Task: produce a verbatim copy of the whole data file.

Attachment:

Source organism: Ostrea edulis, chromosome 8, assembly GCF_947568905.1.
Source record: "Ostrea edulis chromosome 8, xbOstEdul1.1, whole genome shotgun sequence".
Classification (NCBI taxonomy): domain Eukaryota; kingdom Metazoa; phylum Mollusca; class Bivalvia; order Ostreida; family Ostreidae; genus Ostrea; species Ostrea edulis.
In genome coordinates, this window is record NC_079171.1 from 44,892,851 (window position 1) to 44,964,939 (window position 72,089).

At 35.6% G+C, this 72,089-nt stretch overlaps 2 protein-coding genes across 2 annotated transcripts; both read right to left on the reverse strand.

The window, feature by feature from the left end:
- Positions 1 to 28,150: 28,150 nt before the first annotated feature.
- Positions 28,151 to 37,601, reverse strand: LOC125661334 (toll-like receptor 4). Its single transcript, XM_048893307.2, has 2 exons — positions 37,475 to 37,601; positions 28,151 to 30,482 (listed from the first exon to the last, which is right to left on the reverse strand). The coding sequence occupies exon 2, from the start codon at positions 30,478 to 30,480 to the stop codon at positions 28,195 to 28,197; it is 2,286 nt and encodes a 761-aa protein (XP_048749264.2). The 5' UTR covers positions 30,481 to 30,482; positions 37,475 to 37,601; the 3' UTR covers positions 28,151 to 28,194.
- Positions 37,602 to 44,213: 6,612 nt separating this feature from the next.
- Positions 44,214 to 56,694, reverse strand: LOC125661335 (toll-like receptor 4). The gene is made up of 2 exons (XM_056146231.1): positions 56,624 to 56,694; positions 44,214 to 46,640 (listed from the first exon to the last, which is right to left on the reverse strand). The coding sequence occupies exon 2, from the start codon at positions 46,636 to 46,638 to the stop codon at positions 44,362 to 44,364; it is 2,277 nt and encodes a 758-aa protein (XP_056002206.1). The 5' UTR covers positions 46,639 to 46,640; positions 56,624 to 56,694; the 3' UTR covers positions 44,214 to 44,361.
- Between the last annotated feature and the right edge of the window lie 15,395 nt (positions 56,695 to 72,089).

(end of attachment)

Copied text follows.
Source organism: Ostrea edulis, chromosome 8, assembly GCF_947568905.1.
Source record: "Ostrea edulis chromosome 8, xbOstEdul1.1, whole genome shotgun sequence".
Classification (NCBI taxonomy): domain Eukaryota; kingdom Metazoa; phylum Mollusca; class Bivalvia; order Ostreida; family Ostreidae; genus Ostrea; species Ostrea edulis.
In genome coordinates, this window is record NC_079171.1 from 44,892,851 (window position 1) to 44,964,939 (window position 72,089).

At 35.6% G+C, this 72,089-nt stretch overlaps 2 protein-coding genes across 2 annotated transcripts; both read right to left on the reverse strand.

The window, feature by feature from the left end:
- Positions 1 to 28,150: 28,150 nt before the first annotated feature.
- Positions 28,151 to 37,601, reverse strand: LOC125661334 (toll-like receptor 4). Its single transcript, XM_048893307.2, has 2 exons — positions 37,475 to 37,601; positions 28,151 to 30,482 (listed from the first exon to the last, which is right to left on the reverse strand). The coding sequence occupies exon 2, from the start codon at positions 30,478 to 30,480 to the stop codon at positions 28,195 to 28,197; it is 2,286 nt and encodes a 761-aa protein (XP_048749264.2). The 5' UTR covers positions 30,481 to 30,482; positions 37,475 to 37,601; the 3' UTR covers positions 28,151 to 28,194.
- Positions 37,602 to 44,213: 6,612 nt separating this feature from the next.
- Positions 44,214 to 56,694, reverse strand: LOC125661335 (toll-like receptor 4). The gene is made up of 2 exons (XM_056146231.1): positions 56,624 to 56,694; positions 44,214 to 46,640 (listed from the first exon to the last, which is right to left on the reverse strand). The coding sequence occupies exon 2, from the start codon at positions 46,636 to 46,638 to the stop codon at positions 44,362 to 44,364; it is 2,277 nt and encodes a 758-aa protein (XP_056002206.1). The 5' UTR covers positions 46,639 to 46,640; positions 56,624 to 56,694; the 3' UTR covers positions 44,214 to 44,361.
- Between the last annotated feature and the right edge of the window lie 15,395 nt (positions 56,695 to 72,089).